Eat your heart out, Yasiel Puig. Henderson does everything here which would draw the ire of Brian McCann and the St. Louis Cardinals. He flips the bat, says something towards the Yankee dugout, admires the blast, and softly brushes the haters off before finally starting his home run trot. There is nothing wrong with a baseball player showing emotion, and enjoying the game. The game needs more players who play similar to Rickey, and this type of play needs to stop being discouraged by current ball players. If one thinks Rickey was only cocky at the plate, one is mistaken. 

Ahhh, the signature Rickey swipe catch followed by flipping the ball into his throwing hand. So confident and pompous, yet awesome. I remember trying this in a game, and being told between innings if I performed the action again, I would not play the rest of the game. I might be a numbers guy, but how much more enjoyable Rickey made my baseball watching experience was unquantifiable. Well, at least I have not been able to quantify as of yet. Give me time.  

Gary Sheffield batting stance.

I was smitten with Sheffield’s batting stance. The way in which he wiggled the bat back and forth gives the perception Sheffield is about to hit ball a mile. Sheffield’s pre-swing antics required the potent slugger to have quick hands, which he obviously did. The potent slugger’s quick hands and mighty swing were part of the reason he slugged 509 home runs. I tried to emulate this stance and swing many times, but there was just one problem, I was not a very good hitter. Take a look at Sheffield crush two baseballs in the same inning.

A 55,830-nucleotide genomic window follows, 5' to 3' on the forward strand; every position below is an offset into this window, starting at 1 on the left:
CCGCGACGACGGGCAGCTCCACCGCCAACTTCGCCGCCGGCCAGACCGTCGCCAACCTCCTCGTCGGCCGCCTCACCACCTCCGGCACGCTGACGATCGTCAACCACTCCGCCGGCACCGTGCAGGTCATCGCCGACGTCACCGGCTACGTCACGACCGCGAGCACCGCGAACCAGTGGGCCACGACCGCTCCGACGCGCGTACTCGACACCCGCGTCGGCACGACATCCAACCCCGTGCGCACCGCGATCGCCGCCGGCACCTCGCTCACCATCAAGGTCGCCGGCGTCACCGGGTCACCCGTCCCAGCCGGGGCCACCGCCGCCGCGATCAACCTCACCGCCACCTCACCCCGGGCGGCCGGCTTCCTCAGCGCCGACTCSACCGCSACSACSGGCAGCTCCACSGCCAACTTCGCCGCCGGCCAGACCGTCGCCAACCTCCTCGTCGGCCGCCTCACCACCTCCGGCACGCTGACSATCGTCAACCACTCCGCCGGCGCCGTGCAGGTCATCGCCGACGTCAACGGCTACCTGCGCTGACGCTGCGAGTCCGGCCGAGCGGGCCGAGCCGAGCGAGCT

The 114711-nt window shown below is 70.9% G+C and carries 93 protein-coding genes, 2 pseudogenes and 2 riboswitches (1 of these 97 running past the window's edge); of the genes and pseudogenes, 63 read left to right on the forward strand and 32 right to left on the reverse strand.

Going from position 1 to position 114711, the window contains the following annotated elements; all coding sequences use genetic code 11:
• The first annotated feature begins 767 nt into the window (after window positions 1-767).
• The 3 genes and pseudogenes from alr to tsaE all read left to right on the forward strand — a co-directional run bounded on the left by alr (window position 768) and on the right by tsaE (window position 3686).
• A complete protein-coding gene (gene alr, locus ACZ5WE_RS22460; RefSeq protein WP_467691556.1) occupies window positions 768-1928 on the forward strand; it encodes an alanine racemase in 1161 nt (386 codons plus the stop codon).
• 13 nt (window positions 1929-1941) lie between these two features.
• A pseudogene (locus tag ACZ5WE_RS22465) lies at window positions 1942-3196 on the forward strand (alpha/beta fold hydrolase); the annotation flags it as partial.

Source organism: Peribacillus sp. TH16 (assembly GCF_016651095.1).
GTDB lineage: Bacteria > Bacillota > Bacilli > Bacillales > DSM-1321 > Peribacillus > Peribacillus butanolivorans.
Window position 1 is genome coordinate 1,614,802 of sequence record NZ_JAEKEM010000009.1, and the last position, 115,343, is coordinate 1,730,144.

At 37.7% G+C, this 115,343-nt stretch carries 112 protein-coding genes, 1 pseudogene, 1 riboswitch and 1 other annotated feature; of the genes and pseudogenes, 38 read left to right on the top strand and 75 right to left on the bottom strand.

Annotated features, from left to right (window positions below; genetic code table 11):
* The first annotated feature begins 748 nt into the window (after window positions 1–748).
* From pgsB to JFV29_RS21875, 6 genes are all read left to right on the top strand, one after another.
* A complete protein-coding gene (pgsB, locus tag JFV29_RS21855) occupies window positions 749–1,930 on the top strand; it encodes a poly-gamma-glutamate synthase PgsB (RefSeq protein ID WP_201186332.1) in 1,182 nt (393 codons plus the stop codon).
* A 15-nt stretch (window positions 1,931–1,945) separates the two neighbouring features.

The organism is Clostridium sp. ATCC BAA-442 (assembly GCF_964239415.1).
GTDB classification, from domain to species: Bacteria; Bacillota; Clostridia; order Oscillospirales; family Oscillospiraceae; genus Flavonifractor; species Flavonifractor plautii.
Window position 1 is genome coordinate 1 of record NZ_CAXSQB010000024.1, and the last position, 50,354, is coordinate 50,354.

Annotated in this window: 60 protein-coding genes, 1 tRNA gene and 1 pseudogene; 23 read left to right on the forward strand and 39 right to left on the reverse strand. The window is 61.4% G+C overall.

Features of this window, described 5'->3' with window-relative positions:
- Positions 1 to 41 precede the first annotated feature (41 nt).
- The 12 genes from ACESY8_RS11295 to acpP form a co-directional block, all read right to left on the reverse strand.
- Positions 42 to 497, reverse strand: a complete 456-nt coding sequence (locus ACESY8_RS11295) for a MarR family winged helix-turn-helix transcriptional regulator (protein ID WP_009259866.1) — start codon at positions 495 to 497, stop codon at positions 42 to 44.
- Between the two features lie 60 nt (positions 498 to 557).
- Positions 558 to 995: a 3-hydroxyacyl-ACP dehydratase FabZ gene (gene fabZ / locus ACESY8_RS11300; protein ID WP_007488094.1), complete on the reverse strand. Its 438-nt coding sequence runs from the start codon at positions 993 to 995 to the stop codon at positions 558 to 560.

Tony Fernandez throwing motion

I was enthralled with players who could throw a baseball sidearm seemingly effortlessly. No player exemplified this more than Tony Fernandez. Fernandez actually appeared to be throwing underhand at times, especially when he made one of his patented jump throws from shortstop. After seeing Fernandez throw for the first time, I instantly wanted to be able to throw the ball similar to him as his throwing motion appeared somewhat poetic. Unfortunately for Fernandez, he is remembered more for his error in Game 7 of the 1997 World Series, rather than being the superb defender he was. Fernandez is now one of Jon Daniels’ assistants with the Rangers. Here is a little of Fernandez in action.



I just mentioned I was quite fond of side armed throwers. Based on that information, how could I not have enjoyed watching Eckersley work his magic? Eckersley becoming a dominant ninth inning reliever helped establish the role of the modern closer. So, for that, I despise him because he is partly responsible for how managers manage their bullpens and define roles in it. However, Eckersley’s throwing motion was something I loved, and tried to emulate many times. I might have also practiced the Eckersley celebratory fist pump a time or two…just last week.


These are some of the fashions and various player actions I enjoyed when I was a whipper snapper, and helped mold my love for this terrific game. What are some of your favorites?
Dustin Dietz is a Staff Writer for ShutDownInning. He can be reached at or on Twitter @DustinDietz18
Dustin Dietz
Dustin graduated from the University of North Texas with a degree in Radio/TV/Film, and a minor in history. He will often write about pitching mechanics and analytical baseball stuff. You will more than likely disagree with the majority of what he writes or says. In his spare time, Dustin time travels and plays at a replacement level in slow pitch softball leagues.